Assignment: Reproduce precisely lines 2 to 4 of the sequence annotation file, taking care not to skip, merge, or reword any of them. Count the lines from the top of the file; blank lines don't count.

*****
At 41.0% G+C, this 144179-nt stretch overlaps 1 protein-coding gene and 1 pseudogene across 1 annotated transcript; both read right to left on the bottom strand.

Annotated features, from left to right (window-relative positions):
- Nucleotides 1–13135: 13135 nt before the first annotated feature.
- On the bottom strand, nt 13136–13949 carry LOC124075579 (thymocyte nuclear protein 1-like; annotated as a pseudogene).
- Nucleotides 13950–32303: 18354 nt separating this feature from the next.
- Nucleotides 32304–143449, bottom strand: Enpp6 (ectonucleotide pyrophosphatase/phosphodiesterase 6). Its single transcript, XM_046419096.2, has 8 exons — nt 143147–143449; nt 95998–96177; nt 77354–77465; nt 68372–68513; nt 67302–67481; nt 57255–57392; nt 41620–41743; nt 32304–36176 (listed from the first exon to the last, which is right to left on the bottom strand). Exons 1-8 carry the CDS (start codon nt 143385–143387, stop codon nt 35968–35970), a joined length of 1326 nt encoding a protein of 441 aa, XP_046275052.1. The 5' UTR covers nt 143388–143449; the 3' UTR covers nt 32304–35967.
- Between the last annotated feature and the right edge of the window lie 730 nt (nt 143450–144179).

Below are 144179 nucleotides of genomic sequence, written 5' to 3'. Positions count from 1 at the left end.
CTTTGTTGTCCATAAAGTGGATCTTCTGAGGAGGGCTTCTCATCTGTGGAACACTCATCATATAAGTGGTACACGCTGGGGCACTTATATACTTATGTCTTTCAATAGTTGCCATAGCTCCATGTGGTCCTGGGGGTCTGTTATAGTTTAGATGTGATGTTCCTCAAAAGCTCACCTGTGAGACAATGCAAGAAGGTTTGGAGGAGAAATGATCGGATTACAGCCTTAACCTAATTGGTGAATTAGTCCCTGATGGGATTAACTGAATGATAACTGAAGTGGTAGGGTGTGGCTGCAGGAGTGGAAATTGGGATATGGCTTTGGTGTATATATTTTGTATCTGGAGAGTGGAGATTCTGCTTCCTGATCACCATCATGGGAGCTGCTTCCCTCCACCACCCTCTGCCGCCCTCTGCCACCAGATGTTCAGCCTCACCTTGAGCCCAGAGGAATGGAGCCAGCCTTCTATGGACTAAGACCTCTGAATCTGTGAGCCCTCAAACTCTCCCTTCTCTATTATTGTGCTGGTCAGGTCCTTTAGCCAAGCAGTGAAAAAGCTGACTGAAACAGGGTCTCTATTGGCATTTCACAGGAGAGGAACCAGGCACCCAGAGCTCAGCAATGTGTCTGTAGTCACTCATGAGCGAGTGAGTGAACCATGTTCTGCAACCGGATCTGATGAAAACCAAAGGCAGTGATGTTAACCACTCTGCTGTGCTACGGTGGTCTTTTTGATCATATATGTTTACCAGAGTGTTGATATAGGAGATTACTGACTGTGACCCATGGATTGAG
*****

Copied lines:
Annotated features, from left to right (window-relative positions):
- Nucleotides 1–13135: 13135 nt before the first annotated feature.
- On the bottom strand, nt 13136–13949 carry LOC124075579 (thymocyte nuclear protein 1-like; annotated as a pseudogene).